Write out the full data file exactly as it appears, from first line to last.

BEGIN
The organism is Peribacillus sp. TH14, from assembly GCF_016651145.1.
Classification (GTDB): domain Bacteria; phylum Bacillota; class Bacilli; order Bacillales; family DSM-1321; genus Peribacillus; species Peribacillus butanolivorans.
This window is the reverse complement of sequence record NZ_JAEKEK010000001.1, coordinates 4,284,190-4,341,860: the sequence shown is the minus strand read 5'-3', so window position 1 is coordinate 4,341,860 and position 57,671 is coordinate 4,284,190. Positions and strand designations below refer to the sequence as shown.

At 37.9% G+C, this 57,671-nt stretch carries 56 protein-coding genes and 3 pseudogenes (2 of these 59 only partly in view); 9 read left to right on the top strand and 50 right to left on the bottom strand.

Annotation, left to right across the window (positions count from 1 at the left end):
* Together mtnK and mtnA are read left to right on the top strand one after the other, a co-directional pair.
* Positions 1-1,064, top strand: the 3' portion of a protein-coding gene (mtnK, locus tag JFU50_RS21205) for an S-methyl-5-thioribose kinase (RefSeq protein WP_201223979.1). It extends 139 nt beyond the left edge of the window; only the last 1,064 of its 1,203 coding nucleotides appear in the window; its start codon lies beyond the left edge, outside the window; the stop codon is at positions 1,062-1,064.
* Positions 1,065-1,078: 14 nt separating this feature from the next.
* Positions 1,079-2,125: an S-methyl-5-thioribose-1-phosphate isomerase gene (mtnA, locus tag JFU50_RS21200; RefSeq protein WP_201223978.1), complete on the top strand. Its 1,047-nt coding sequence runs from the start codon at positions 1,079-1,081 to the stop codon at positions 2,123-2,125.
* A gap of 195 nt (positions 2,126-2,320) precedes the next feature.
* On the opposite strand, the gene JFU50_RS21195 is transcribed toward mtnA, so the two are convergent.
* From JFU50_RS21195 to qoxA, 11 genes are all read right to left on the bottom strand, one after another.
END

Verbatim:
The organism is Peribacillus sp. TH14, from assembly GCF_016651145.1.
Classification (GTDB): domain Bacteria; phylum Bacillota; class Bacilli; order Bacillales; family DSM-1321; genus Peribacillus; species Peribacillus butanolivorans.
This window is the reverse complement of sequence record NZ_JAEKEK010000001.1, coordinates 4,284,190-4,341,860: the sequence shown is the minus strand read 5'-3', so window position 1 is coordinate 4,341,860 and position 57,671 is coordinate 4,284,190. Positions and strand designations below refer to the sequence as shown.

At 37.9% G+C, this 57,671-nt stretch carries 56 protein-coding genes and 3 pseudogenes (2 of these 59 only partly in view); 9 read left to right on the top strand and 50 right to left on the bottom strand.

Annotation, left to right across the window (positions count from 1 at the left end):
* Together mtnK and mtnA are read left to right on the top strand one after the other, a co-directional pair.
* Positions 1-1,064, top strand: the 3' portion of a protein-coding gene (mtnK, locus tag JFU50_RS21205) for an S-methyl-5-thioribose kinase (RefSeq protein WP_201223979.1). It extends 139 nt beyond the left edge of the window; only the last 1,064 of its 1,203 coding nucleotides appear in the window; its start codon lies beyond the left edge, outside the window; the stop codon is at positions 1,062-1,064.
* Positions 1,065-1,078: 14 nt separating this feature from the next.
* Positions 1,079-2,125: an S-methyl-5-thioribose-1-phosphate isomerase gene (mtnA, locus tag JFU50_RS21200; RefSeq protein WP_201223978.1), complete on the top strand. Its 1,047-nt coding sequence runs from the start codon at positions 1,079-1,081 to the stop codon at positions 2,123-2,125.
* A gap of 195 nt (positions 2,126-2,320) precedes the next feature.
* On the opposite strand, the gene JFU50_RS21195 is transcribed toward mtnA, so the two are convergent.
* From JFU50_RS21195 to qoxA, 11 genes are all read right to left on the bottom strand, one after another.